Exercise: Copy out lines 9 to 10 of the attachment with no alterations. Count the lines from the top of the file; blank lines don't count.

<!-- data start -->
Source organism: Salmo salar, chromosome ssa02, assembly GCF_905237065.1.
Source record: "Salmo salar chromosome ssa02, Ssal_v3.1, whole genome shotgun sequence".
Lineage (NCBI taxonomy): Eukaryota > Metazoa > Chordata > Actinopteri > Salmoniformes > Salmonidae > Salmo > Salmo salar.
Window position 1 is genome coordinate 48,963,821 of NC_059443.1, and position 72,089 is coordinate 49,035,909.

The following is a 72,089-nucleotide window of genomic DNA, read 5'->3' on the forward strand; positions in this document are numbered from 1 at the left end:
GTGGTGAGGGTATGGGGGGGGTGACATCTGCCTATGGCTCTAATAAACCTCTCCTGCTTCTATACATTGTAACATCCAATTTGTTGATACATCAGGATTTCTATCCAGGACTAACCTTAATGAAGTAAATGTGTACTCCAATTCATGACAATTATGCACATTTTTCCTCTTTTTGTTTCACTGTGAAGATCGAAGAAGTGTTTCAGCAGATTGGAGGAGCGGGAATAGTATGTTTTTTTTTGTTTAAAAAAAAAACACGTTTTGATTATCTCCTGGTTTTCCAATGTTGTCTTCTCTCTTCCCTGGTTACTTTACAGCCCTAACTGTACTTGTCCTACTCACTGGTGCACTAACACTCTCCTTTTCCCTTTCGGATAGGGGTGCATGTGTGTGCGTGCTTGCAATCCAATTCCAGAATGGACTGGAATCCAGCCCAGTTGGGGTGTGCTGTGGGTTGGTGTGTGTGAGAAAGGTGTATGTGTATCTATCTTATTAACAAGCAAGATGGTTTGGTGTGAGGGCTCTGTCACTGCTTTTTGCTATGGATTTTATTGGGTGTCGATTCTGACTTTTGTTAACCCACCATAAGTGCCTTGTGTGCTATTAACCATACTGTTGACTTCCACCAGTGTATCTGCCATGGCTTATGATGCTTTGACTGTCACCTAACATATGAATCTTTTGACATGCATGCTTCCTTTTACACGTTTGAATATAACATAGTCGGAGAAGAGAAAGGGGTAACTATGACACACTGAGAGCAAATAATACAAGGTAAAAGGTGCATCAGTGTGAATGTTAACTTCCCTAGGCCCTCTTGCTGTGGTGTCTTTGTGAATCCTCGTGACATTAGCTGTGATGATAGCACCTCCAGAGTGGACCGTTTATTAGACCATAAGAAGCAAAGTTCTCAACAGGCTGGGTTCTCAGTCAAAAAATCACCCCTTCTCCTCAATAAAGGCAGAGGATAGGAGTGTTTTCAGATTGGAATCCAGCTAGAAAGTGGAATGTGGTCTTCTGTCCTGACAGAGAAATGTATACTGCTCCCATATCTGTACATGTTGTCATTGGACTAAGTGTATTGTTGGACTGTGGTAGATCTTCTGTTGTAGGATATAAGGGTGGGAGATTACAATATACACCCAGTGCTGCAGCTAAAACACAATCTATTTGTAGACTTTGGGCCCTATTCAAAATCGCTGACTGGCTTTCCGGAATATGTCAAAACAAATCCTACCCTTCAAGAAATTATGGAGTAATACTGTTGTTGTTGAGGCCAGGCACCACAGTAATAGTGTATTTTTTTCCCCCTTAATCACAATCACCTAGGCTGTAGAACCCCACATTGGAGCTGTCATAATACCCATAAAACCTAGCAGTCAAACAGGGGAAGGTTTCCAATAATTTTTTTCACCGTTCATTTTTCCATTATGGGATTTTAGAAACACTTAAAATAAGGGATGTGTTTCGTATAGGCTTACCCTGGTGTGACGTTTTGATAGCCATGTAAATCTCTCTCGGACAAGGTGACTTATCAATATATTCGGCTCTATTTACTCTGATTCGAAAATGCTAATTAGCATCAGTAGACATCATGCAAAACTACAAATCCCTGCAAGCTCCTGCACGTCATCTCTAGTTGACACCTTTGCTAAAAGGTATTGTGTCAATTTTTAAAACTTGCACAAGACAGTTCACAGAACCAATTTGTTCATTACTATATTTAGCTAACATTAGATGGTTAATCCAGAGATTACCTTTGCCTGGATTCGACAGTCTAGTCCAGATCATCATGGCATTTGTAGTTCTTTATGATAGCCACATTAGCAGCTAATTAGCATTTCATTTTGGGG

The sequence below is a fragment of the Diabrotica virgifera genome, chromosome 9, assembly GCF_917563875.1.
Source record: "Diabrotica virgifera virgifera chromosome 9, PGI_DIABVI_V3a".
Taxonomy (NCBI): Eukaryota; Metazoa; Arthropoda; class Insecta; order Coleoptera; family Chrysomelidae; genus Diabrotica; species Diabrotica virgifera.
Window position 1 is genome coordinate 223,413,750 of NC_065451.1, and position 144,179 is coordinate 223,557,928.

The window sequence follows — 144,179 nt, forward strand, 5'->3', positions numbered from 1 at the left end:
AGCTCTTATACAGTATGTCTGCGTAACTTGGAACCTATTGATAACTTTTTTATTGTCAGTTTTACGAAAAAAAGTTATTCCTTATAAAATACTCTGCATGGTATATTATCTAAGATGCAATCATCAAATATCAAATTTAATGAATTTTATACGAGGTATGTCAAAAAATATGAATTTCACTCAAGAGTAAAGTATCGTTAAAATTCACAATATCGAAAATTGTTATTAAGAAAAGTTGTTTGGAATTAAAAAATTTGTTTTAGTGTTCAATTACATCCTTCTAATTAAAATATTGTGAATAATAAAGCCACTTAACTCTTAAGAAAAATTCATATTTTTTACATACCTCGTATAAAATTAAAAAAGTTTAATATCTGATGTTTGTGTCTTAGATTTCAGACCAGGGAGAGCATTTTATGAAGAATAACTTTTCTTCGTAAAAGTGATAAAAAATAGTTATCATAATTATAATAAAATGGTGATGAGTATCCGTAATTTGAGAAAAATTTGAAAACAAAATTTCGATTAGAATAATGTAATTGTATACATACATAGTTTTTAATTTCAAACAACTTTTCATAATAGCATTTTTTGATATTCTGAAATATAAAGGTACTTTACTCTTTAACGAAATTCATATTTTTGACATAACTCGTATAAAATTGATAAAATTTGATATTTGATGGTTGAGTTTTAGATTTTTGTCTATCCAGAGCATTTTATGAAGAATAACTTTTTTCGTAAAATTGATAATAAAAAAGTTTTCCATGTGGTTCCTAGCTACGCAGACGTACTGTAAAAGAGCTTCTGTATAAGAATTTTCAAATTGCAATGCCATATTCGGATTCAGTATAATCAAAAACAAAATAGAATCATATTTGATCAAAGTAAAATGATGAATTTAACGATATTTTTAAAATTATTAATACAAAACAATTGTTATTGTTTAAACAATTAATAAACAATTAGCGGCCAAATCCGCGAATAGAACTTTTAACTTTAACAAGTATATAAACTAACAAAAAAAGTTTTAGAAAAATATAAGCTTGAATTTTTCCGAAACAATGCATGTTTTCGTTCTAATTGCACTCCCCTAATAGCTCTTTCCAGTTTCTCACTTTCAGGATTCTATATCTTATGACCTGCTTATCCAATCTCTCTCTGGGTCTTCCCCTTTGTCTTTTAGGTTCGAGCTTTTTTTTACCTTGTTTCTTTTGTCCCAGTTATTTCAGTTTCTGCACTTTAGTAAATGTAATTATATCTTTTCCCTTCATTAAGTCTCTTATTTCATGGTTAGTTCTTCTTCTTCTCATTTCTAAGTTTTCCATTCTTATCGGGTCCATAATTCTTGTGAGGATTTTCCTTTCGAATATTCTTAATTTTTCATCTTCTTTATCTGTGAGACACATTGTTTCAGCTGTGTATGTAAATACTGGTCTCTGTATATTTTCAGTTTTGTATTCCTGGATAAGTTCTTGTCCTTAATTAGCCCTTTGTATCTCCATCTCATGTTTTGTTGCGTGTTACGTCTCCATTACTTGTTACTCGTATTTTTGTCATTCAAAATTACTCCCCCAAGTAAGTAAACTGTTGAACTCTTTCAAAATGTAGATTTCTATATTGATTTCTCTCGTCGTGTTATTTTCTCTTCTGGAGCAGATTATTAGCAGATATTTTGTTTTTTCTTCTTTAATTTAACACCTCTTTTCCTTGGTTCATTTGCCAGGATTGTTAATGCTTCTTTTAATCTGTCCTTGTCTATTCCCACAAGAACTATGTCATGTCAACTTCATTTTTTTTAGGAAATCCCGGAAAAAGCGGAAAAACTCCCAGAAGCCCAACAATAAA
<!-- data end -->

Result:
Taxonomy (NCBI): Eukaryota; Metazoa; Arthropoda; class Insecta; order Coleoptera; family Chrysomelidae; genus Diabrotica; species Diabrotica virgifera.
Window position 1 is genome coordinate 223,413,750 of NC_065451.1, and position 144,179 is coordinate 223,557,928.